PACIFIC STARS AND STRIPES
Mss M. proves she is her own lady in court
THURSDAY, NOVEMBER 2,1989
LOS A.NGELES (UPI) â€” A federal jury decided Monday that entertainer Bette Midler‘s distinctive singing style was misappropriated by a New York ad agency for a television c o m m e r c i al a nd a w a r d ed h er $400,000 in damages.
Midler sued the Young & Rubicam agency and Ford Motor Co. for $10 million, saying a commercial for the Mercury Sable sedan used an exact reproduction of her first big hit record, “Do You Wanna Dance,” released in 1973. In 1985, she refused the agency’s offer to sing in the commercial.
U.S. District Judge A. Wallace Tashima said Midler should also be paid 7 percent interest on the $400,000 jury award, dating from the time of the initial offer to her. Her attorney, Peter Laird, said “We hope that as a result of this case, national advertising agencies will think twice in the future before they disregard the rights of the artists.”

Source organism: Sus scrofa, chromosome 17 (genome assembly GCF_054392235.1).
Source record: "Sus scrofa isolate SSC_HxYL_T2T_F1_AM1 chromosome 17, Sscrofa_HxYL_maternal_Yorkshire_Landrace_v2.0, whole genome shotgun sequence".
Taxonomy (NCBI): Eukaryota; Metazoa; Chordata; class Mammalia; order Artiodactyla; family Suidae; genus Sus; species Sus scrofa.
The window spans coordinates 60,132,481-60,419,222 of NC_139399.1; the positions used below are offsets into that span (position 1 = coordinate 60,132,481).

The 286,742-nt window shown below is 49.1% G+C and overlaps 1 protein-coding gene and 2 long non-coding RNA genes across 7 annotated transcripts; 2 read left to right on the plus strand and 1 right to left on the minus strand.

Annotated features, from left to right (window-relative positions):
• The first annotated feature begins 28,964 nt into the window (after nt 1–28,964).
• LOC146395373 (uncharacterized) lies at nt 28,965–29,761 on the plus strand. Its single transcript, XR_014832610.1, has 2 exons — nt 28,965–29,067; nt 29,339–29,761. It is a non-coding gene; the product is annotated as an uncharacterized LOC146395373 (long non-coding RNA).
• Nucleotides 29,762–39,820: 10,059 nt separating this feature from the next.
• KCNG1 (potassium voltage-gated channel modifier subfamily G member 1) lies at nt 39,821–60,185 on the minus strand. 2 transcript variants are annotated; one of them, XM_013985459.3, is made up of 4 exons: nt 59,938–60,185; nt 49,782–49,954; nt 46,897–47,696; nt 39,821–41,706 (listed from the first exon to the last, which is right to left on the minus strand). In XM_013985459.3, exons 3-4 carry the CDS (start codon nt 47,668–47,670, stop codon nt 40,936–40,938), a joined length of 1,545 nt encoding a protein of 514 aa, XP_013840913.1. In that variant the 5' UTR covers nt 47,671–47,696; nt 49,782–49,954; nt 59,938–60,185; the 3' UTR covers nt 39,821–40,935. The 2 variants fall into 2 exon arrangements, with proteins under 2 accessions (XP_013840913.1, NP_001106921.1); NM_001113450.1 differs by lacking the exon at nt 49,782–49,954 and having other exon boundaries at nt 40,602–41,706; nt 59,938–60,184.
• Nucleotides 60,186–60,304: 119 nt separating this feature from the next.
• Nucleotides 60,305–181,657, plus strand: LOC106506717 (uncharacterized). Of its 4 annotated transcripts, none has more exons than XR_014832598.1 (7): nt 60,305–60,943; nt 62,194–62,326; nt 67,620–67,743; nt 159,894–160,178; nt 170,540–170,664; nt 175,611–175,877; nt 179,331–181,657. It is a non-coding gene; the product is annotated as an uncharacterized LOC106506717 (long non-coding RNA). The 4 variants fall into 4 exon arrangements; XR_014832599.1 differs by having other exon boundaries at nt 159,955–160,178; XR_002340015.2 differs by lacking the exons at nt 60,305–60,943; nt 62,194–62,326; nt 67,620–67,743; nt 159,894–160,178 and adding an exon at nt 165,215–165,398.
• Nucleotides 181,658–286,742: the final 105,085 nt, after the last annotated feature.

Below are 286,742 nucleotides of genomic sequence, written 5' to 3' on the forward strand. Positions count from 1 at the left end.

Midler, who was not in court for the verdict, issued a statement saying she was delighted. “I hope my victory will in a small way contribute to higher ethical standards in the advertising field,” she said. “I also hope it will cause companies to pause before they knowingly and willfully trod on the property rights of others.”
Young & Rubicam lawyers said during the weeklong trial the commercial was made in compliance with current law. Midler’s case was dismissed late last year, then reinstated in June by an appeals court that ruled her case should go to trial to determine whether the agency misappropriated her version of the song.
In a ruling believed to establish new rights for singers, the appeals court found that “when a distinctive voice of a professional singer is deliberately imitated in order to sell a product, the sellers have appropriated what is not theirs.”